No one, it seems, wants to talk about the war in Afghanistan. This week the House debated a budget bill that is touted as reflecting new fiscal restraint, yet borrows tens of billions more for the war. In an hour-long State of the Union address last month, President Obama devoted less than one minute to the conflict. Given the investment and sacrifices our country has made for nearly 10 years, the phones in our offices should be ringing off the hook with calls from those who are tired of being told that the United States doesn’t have enough money to extend unemployment benefits or invest in new jobs.
But by and large, Americans are silent. The war wasn’t even an issue in the November elections, which dominated the political discussion for much of last year. Perhaps it is because there is no draft and only a small percentage of our population is at risk. Or maybe it’s because no one feels that they are paying for the war, which is being charged to the American taxpayers’ credit card.
Whatever the reasons, there is no excuse for our collective indifference. At 112 months, this is the longest war in our history. More than 1,400 American service members have lost their lives in Afghanistan; over 8,800 have been wounded in action. Tens of thousands have suffered other disabilities or psychological harm. The Pentagon reported in November that suicide rates are soaring among veterans; the backlog at the Department of Veterans Affairs had reached more than 700,000 disability cases, according to NPR, including post-traumatic stress disorder.
Meanwhile in Afghanistan, our so-called ally, President Hamid Karzai, is corrupt. Transparency International recently ranked Afghanistan as the world’s third-most corrupt country, behind only Somalia and Burma The Afghan military and police are not reliable partners, and al-Qaeda is someplace else.
Vice President Biden said in Afghanistan last month that “we are not leaving if you don’t want us to leave.” At the NATO summit in Lisbon, the president said that we’re in Afghanistan for at least four more years.
But for what? Why do we need to sacrifice more American lives? Why must we continue to align ourselves with a government that commits fraud in elections? Instead, why aren’t we using all our resources to go after the terrorists that murdered so many of our civilians on Sept. 11, 2001?
The new Republican majority in the House came to power in large part by promising to control spending and reduce the deficit. This war has already cost us more than $450 billion; combined with the war in Iraq, it is estimated to account for 23 percent of our deficits since 2003. Where is the outcry from the Tea Partyers and the deficit hawks? Fiscal conservatives should be howling that this war is being financed with borrowed money. Those who support the war should be willing to pay for it.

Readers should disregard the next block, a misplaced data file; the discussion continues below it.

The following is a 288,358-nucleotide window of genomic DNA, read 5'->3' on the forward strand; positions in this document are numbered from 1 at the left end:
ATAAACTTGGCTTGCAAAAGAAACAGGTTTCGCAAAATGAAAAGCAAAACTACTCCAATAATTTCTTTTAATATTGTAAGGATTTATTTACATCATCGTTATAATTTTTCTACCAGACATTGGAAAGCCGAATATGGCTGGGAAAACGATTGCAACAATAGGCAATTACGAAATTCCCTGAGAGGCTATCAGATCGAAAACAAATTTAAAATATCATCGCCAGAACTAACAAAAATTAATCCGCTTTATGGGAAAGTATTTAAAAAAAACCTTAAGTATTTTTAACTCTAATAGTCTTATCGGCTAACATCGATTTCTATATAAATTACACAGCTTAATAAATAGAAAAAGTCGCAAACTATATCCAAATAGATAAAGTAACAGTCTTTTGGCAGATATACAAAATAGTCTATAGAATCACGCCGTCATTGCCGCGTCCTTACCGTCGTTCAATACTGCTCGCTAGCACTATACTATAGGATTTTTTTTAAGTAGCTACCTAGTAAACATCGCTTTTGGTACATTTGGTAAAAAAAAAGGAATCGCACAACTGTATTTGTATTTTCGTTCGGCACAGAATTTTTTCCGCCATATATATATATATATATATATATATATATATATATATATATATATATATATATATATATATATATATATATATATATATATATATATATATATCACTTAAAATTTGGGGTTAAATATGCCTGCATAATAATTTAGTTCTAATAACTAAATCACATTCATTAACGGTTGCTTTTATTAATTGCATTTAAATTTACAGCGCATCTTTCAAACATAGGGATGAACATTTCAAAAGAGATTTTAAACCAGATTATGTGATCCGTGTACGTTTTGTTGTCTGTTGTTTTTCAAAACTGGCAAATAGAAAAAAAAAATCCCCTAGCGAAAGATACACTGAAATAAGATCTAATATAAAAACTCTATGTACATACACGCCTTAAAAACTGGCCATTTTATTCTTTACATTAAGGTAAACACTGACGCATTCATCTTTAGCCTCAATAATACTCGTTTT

And where is the liberal outrage? Those of us who are tired of being told that we can’t afford green jobs, unemployment or health care should be screaming over our Treasury being used as an ATM when it comes to supporting the Karzai government.
To be fair, there are a handful of prominent critics on the left, center and right. But most Americans are silent about the enormous sacrifice our country has made in blood and treasure. They should be calling, writing or otherwise speaking out.
What are we giving up to maintain the status quo? Columbia University professor Joseph Stiglitz told the House Veterans Affairs Committee in September that the costs of Iraq and Afghanistan, including interest payments on the money borrowed for these wars and care for our wounded soldiers and veterans, is likely to total $4 trillion to $6 trillion.
Simply put, we believe the human and financial costs of the war are unacceptable and unsustainable. It is bankrupting us. The United States should devise an exit plan to extricate ourselves from Afghanistan, not a plan to stay there four more years and “then we’ll see.” This doesn’t mean that we abandon the Afghan people – rather, we should abandon this war strategy. It is a failure that has not brought stability to Afghanistan and has not enhanced our own security. As the retired career Army officer Andrew J. Bacevich has written, to die for a mystique is the wrong policy.
It is easier for politicians to “go along” rather than make waves. But we were elected to do the right thing, not what is politically expedient. The discussion of Afghanistan shouldn’t be about politics, which we acknowledge are difficult, but what is right for our country. And the right thing is to end this war.
By James P. McGovern, a Democrat, represents Massachusetts’s 3rd Congressional District in the U.S. House and Walter B. Jones, a Republican, represents North Carolina’s 3rd Congressional District.